“It’s good. You’ll like it.”
“Yuck. No I won’t.”
“How do you know you won’t like it if you haven’t tried it?”
“It looks gross.”
“Well, it’s not, and your mother worked really hard at making a nice dinner for us, so eat it!”
“I can’t. I’ll throw up!”
“No you won’t – and you’re not getting up from this table until you’ve eaten it, young lady, so you’d better get started now!”
And so the lines are drawn, and the battle begins . . .
Sound familiar? I don’t know any father who hasn’t played out the above scenario in some form or another with his kids, and it can be a very frustrating experience on both sides.
Granted, if our children’s biggest struggle is with trying new food at dinner, they’re probably not going to be emotionally crippled for life. On the other hand, if they are paralyzed with fear about trying anything new, they could miss out on a great deal of the joy and adventure of living.
So what can we do as fathers to help our children overcome their fears and welcome new experiences in life?
We can proactively address four underlying beliefs that hold our kids back, and we can build a set of beliefs into the foundation of their character that will help them embrace the new rather than fear it.
4 Limiting Beliefs That Hold Kids Back
Belief #1: Inability (“I can’t do it”)
Kids sometimes think that because they haven’t done something before, that means they can’t do it. As fathers, we can help foster a sense of independence in our children by giving them small things to do from a very young age. We can encourage their natural inclination to want to “do it myself”, then congratulate them on their successes, and not criticize when the finished product is less than perfect.
My 8-year-old daughter Charissa and I were building Lego houses together a few months ago. After a while, I saw how I could “improve” part of her design. I started rebuilding a stairway so it would be more sturdy and, in my opinion, more aesthetically pleasing. My daughter saw what I was doing and said seven words that had me scrambling to put things back the way I found them. She looked at me with her big eyes and just said, “I worked really hard on that, Daddy.” I’m grateful she spoke up and helped me realize that despite my good intentions, I was sending her a message that she wasn’t good enough. I pray I never make that mistake again.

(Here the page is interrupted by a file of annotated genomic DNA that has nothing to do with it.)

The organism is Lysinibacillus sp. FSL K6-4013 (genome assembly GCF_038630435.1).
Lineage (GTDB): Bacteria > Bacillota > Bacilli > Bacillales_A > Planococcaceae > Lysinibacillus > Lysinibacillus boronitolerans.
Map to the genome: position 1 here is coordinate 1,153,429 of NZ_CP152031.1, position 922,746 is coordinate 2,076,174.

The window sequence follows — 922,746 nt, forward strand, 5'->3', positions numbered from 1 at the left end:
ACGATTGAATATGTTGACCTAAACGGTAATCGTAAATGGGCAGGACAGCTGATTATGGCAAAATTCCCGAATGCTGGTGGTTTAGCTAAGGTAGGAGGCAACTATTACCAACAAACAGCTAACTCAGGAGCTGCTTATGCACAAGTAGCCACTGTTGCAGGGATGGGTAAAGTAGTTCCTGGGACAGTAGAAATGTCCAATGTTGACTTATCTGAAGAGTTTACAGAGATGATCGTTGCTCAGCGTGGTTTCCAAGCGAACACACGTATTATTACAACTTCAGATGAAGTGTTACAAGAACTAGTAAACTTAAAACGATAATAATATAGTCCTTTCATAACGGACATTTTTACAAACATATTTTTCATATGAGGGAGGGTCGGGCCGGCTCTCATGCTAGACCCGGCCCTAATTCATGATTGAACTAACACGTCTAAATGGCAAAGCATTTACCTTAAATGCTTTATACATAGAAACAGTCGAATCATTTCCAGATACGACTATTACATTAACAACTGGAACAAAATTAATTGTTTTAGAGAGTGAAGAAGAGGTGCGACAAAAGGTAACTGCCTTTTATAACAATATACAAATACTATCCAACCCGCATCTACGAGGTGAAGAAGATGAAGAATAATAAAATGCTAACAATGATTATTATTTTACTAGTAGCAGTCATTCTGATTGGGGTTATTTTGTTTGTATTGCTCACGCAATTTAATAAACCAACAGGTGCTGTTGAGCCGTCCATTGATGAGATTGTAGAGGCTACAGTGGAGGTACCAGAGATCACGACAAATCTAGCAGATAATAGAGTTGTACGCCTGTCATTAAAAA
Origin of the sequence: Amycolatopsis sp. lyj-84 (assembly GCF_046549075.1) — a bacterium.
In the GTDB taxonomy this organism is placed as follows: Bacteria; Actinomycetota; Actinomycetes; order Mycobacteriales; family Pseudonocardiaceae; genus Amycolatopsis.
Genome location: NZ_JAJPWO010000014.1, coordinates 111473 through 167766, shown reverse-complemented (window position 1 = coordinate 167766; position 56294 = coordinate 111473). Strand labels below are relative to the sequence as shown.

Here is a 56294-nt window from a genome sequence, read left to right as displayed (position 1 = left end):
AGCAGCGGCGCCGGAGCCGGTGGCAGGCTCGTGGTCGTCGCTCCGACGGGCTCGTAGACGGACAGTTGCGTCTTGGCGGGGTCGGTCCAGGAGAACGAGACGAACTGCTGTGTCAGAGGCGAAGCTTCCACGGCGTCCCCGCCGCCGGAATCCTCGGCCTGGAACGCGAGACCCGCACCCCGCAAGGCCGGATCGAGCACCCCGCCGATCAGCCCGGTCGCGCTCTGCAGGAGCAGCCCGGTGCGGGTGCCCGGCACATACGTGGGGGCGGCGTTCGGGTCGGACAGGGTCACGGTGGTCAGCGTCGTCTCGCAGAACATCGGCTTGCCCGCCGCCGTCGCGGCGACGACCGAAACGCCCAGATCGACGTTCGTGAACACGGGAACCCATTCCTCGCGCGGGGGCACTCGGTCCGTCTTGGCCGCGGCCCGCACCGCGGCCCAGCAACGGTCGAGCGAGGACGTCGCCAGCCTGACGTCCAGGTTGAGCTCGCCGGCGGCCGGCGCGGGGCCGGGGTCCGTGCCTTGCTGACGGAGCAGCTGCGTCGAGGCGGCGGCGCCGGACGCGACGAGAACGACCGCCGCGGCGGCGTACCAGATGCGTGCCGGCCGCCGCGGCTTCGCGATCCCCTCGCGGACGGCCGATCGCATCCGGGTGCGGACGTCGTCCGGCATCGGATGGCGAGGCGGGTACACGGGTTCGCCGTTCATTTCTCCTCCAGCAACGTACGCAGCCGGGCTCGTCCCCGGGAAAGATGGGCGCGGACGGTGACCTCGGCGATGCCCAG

Belief #2: Incompetence (“I won’t be good at it”)
Even when a child realizes they have the ability to do something new, they may not have the assurance they can do it well. For some kids, that’s a show-stopper. As fathers, we can help foster a sense of confidence in our children by giving sincere praise for their accomplishments. By celebrating their achievements with them, our children grow more self-assured and more eager to try something new.
Charissa is learning how to play basketball, and before her first game, she was terrified she would make a mistake and be embarrassed in front of everyone. Fortunately, she has a great coach. He made a concerted effort to give positive feedback for every good move on the court, and by the time the game was over, Charissa’s main comment was, “That was fun!” I want to be an encouraging coach for her as well, so every new experience she has will end with the same feeling.
Belief #3: Insecurity (“I’m not safe”)
If children don’t feel safe, they have a difficult time taking risks with new situations. Kids need to know they are loved and protected unconditionally. As fathers, we can help foster a sense of security in our children by showing them how important they are to us and by providing them with a stable environment. We do this by spending time with them, enjoying them, and listening carefully to how they feel.